An Open Letter to O’Shea Jackson (Ice Cube)

June 23, 2017

Dear Brother,

Ice Cube and Family

I must start off by praising you for the longevity of your marriage and your beautiful children, one of whom you proudly introduced to the world when he portrayed you on film in 2015. I must also laud you for the longevity and depth and breadth of your career.  I am proud of you for all you have accomplished without even knowing you.

Here’s where I take issue with you, though:  I saw you on Real Time with Bill Maher shortly after his suspension for referring to himself as a house nigger a few weeks ago.  You spent much of your appearance giving him the stink eye and lambasting him for taking his “comedy” over the edge.  But Bill Maher is a white man who is living in a white man’s skin. It is not his responsibility to protect a people who do not protect themselves when it comes to the use of that word.

Here’s where my experience and age can be helpful:  I am the product of a Black immigrant family: with my Jamaican-born parents I lived in Liberia, Malawi and Swaziland.  Additionally, I had visited more countries in Africa, the Caribbean, South America and Europe by my teens than the average American will ever even read about.  All this to say I have never been anywhere in the world where people call themselves names, let alone names with gut-wrenching historical significance. There is no precedent.

Just a little aside.  Picture this:  United States, 1976, Chaka Khan, at the height of her fame, does an interview where she describes her heritage as “Blackfoot Indian, French and nigger.” A group of Black teens in my school in Monrovia, Liberia—children of Liberian, Caribbean and American descent—huddles together, mulling over this debacle in hushed tones. Khan mentions every race other than the one that most obviously represents her heritage in appropriate terms, and uses the pejorative for the group of people who most look like her and to whom her music is targeted.  “She called herself a nigger, what does it mean?” we whisper to one another, shocked, bewildered, confused.

Our glee over the now six-month-old Ebony and Jet magazines, and copies of Soul Train featuring supernaturally beautiful Black Americans with halo Afros (rivaled only by the Atta sisters) that have just hit our shores is sullied.  A shame that we cannot dissect washes over us in its  place. This is just not normal.  (In researching this incident, which has clearly stayed with me for decades, I was glad to find that Khan was deluged with angry mail from the Black community state-side; well-earned).

As you can probably discern I am known as a “roots daughter” in my parents’ native culture.  I love my heritage, I wear my short hair natural, and rock Afrocentric Kiini Ibura jewelry to carry this look off.  I am often the lone woman in the Harlem barber shop I frequent (big-up to stylist Edgar at Levels).  As you know barbershops are great labs for what’s on the minds of our folks. Whatever the topic, though, the word nigger often comes up and it is always used mockingly and derisively to describe people whom the customers and barbers perceive as clowns. Objects of their scorn range from brothers who’ve started some petty beef to the disturbed individual who ran a curb in Times Square injuring multiple pedestrians and killing one recently to the current resident of 1600 Pennsylvania Avenue on any given day.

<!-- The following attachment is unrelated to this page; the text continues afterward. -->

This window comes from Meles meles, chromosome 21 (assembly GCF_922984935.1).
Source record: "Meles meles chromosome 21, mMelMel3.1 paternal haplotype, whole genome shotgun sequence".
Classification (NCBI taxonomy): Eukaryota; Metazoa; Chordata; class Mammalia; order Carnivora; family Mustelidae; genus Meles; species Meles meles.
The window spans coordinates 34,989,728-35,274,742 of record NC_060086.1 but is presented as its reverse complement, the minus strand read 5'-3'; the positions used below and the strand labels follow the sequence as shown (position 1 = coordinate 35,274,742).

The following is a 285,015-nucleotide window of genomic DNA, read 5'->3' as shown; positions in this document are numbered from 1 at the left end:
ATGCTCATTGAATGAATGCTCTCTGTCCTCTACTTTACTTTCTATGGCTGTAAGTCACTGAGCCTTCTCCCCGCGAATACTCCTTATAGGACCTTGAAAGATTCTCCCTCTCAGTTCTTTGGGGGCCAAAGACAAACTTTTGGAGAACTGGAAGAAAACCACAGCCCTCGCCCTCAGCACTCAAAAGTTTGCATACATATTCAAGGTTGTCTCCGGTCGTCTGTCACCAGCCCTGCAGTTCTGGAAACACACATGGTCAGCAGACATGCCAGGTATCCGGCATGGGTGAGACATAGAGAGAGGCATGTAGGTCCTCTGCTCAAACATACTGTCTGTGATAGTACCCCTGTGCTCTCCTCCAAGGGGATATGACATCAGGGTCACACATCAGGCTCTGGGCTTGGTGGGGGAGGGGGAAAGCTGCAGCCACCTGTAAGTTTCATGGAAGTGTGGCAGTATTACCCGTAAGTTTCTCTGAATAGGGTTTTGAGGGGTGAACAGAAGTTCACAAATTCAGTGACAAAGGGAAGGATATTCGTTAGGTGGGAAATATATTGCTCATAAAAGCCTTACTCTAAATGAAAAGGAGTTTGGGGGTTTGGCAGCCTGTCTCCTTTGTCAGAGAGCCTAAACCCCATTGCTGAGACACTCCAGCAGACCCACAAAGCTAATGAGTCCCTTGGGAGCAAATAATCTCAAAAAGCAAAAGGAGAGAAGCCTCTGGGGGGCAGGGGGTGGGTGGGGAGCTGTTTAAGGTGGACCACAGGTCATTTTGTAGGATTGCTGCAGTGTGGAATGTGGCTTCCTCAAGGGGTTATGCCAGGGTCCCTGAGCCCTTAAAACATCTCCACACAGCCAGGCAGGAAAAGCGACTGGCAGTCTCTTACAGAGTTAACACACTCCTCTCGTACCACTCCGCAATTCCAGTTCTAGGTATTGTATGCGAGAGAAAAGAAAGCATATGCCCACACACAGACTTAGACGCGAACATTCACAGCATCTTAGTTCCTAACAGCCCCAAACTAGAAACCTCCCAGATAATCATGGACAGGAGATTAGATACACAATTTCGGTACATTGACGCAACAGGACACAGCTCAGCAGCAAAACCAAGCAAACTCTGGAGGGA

Another lab:  the subways in the mid-afternoon when young people get out of school. In voices that are high pitched with hormones and insecurity, they berate one another in mangled dialogue peppered with this word.  I won’t even start on the misogyny heaped upon ebony sisters who look like me and embrace our heritage. That is another letter.

The flimsy explanation that we as Black people are deconstructing or taking back a vicious word and making it our own is just that.  If we want to own something how about another hospital, credit union, bank or something our people can benefit from? I personally could use a low-interest loan to help subsidize my overpriced graduate education.  But holding fast to dreams is something you’ve taught me by example. I will prevail ….

Let’s deal with our complex, painful history by seeing it as just that. Our triumph, my brother, is in the success of you and me, the Jacksons and the McCourties, and all the African diasporic families who survived the “peculiar institution” to build something better for the ensuing generations. Let’s not disrespect our ancestors by trying to normalize the abnormal.  Let’s not risk endangering other brothers and sisters by muddying the waters in today’s highly charged and dangerous racial and political climate.  A racial epithet is a racial epithet when used by or against anyone. Words count. That thought is appropriately black and white.

My dear brother, the stink eye that you gave Bill Maher belongs not to him but to our collective Black community. We have a lot to do on this front.  And we can start by doing what Richard Pryor did many decades ago: taking a trip to the Mother Continent (whether by physical or virtual travel) and burying the word nigger there once and for all.

One love.

Your sister always,

Cheryl McCourtie



Truth is the ultimate power. When the truth comes around, all the lies have to run and hide.–Ice Cube



About Cheryl_McCourtie

Baldhead Empress, Cheryl McCourtie, has been a magazine editor and writer, and a nonprofit fund-raiser and communications specialist. Raised in Liberia, Malawi and Swaziland, she is avidly interested in women across the globe, in particular and people in general. The Baldhead Empress site is one of affirmation. Cheryl looks forward to sharing her positivity with as many like-minded people as possible. One Love!.
This entry was posted in Uncategorized. Bookmark the permalink.